BRA approves apartment tower on land where it wanted a hotel

The Herald reports on the authority's change of heart on 399 Congress St., in part because 60 of the apartments will be the micro-units the city fancies for the Innovation District.



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what's the deal with micro units?

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What is the thinking behind 330-450 sq ft apartments in the "innovation district"? When I was in school I had a 360 sq ft apartment in Allston/Brighton. Now that I have a job as a software engineer for a big tech company, I got myself a 760 sq ft apartment in a complex with amenities. It seems pretty reasonable to me that if you're actually starting to make money you're going to want more space than you had in grad school. I suppose there are a small number of people trying to bootstrap companies at MassChallenge that want to economize as much as possible, but you can't build a neighborhood out of just people running startups. There are going to be plenty of people working for companies like Vertex that are going to be making a good living and looking for something a bit more adult than what they had in grad school.


The micro apartments were supposed to be a way to keep students here after they graduate, offering an affordable option to keep startup tech people living in the city. It would have been a good idea, but leave it to the developers to F that up, with the micro-apts starting around 1699/mo... for 300sf.

What will happen is companies will rent them to use as a cheaper/nicer alternative to hotel rooms for their traveling clients/associates. The units will all get rented, the developers make their money, and the city loses more students after college because the rents are just ridiculous these days.

If they can get that much....

It would have been a good idea, but leave it to the developers to F that up, with the micro-apts starting around 1699/mo... for 300sf.

Effing it up? If they can get that much, that what they'll charge. You'd do the same thing.

missing the point

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You're missing the point here. The city wants these "innovation" units to keep young graduates here after college. Pricing them out of the area is exactly the opposite.

The Point is

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The city and BRA need to get out their pen and learn to say yes, yes, yes while flipping the neighborhood associations the bird. Microunits in a city where demand far outstrips supply for both housing and hotel units are just going to command the same sky high premiums. Even with Meninio’s pie in the sky vision of 20,000 new units by 2020 (or whatever it was) it’s not going to put a dent in prices.

This city (and really the state) need much, much more housing to keep prices down and allow incomes/inflation to catch up with price reality. Otherwise were going to have major problems 20-30 years from now, when the boomers are gone, there assets hit the market at the same time and the next generation is rooted, raising families somewhere else (south/west of us).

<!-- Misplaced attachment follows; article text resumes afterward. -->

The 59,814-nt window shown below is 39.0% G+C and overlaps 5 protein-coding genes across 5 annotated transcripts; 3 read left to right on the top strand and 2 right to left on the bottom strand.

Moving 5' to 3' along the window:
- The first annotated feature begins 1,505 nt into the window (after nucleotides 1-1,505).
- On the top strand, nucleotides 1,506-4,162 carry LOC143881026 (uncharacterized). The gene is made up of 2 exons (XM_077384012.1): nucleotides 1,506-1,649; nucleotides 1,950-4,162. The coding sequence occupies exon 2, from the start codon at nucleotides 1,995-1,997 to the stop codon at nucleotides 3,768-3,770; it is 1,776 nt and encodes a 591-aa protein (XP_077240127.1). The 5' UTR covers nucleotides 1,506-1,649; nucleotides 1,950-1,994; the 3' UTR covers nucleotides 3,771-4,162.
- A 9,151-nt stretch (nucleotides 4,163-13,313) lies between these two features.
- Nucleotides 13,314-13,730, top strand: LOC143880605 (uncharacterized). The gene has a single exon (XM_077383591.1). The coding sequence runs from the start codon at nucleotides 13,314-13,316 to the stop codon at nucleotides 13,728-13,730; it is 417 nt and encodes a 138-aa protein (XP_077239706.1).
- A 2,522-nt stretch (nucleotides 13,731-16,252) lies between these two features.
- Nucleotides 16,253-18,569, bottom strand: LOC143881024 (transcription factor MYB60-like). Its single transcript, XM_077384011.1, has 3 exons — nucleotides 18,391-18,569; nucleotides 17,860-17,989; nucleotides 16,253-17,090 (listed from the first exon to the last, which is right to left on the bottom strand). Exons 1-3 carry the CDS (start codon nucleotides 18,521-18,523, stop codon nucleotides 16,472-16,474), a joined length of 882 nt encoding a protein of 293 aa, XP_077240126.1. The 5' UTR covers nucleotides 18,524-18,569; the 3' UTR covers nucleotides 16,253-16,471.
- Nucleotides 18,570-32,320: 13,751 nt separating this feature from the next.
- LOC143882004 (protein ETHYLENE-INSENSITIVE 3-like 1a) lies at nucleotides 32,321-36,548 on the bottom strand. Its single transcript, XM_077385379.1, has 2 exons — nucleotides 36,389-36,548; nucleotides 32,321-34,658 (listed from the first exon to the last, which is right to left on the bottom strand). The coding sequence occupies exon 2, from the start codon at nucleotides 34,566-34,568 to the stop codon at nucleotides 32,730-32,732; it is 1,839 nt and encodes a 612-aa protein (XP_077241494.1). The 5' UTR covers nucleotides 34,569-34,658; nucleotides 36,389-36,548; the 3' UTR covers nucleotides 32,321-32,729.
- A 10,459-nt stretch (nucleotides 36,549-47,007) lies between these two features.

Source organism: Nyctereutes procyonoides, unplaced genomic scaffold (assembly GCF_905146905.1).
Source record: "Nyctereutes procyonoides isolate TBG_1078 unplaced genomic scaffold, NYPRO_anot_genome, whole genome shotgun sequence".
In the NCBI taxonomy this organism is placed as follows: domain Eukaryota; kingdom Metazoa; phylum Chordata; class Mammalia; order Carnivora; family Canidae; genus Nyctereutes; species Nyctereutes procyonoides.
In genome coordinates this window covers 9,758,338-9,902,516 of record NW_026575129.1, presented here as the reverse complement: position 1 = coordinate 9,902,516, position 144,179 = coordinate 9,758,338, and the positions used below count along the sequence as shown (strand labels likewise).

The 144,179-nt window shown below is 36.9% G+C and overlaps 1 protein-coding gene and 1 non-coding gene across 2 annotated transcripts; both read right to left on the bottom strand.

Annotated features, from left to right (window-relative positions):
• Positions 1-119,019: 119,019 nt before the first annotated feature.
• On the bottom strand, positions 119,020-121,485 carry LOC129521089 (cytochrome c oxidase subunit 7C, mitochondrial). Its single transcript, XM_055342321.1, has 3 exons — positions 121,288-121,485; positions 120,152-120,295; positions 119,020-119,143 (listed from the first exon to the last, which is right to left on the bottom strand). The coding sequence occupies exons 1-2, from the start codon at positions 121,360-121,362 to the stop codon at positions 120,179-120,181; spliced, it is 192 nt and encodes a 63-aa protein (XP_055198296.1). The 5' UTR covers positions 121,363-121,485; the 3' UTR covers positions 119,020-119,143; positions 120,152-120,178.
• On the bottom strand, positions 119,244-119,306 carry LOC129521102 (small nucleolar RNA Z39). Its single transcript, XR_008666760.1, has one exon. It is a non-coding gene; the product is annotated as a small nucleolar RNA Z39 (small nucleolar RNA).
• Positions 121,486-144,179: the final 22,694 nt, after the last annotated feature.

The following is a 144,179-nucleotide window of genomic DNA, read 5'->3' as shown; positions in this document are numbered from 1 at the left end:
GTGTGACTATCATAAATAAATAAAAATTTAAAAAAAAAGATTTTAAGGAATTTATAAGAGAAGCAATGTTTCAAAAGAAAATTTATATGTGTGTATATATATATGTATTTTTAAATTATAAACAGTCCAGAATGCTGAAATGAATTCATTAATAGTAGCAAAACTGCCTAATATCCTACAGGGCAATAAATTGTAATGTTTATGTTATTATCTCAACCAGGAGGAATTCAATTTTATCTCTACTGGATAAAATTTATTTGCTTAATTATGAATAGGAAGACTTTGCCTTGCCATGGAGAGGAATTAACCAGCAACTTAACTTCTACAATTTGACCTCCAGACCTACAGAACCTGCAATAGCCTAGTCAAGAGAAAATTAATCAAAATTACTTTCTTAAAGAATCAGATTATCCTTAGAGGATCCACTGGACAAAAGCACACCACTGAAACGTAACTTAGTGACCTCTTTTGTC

Micro units work where there is night life

One reason there is more life in NYC and people out and about is that they have tiny little apartments or lots of roommates that would drive them crazy if they spent lots of time cramped in them. Boston regulations and early closing times discourages socializing, fun, and going out. So, more people living in little boxes with few alternatives just leads to more stress, isolation, depression, and mental illness. Micro apartments are a poor public health policy unless anti-fun policies are relaxed.


so many oppurtunities outside Boston Proper

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there are so many existing two bedroom apartments in Dorchester, Mattapan, Hyde Park, Roxbury, Roslindale, etc. that are already built and the rents are $1200-$1400 a month.....seems the city should be focusing all it's efforts on making these areas safer so the college kids will consider living there after they graduate....although this would displace lot's of subsidized renters that are inflating prices in these neighborhoods so maybe the cities politicians don't want to disturb their voting base?

Yes, but....

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If you're young, you want to be where the action is....nightlife, restaurants, etc. That's not outside of Boston Proper. It would be one thing if you could go out in Boston, then have some way to get back to these areas you talk about, but outside of a $30 cab ride, you don't.


Guys, holy crap, I agree with Markk on something! How do I respond?!

:) :P

And yes...

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Mark is exactly right. If they really wanted to encourage younger people to live in the area, build some affordable 2-3 bedrooms that they can share. Most 22 year olds really don't want to live alone anyway.

Data to support?

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Does the BRA have any data to support the notion that 22 year olds actually want 350 sq ft condos in the Seaport District? Or is this all 'if you build it they will come' optimism?

Look on the bright side

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if they don't sell, they be dirt cheap to get someone, anyone in there.

Oh wait, because of how hard it is to build in this city they'll just sit on empty units for years until some shmuck comes along.


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Boston is not New York, doesn't want to be New York, will never be New York (thank God). If you want New York, move there.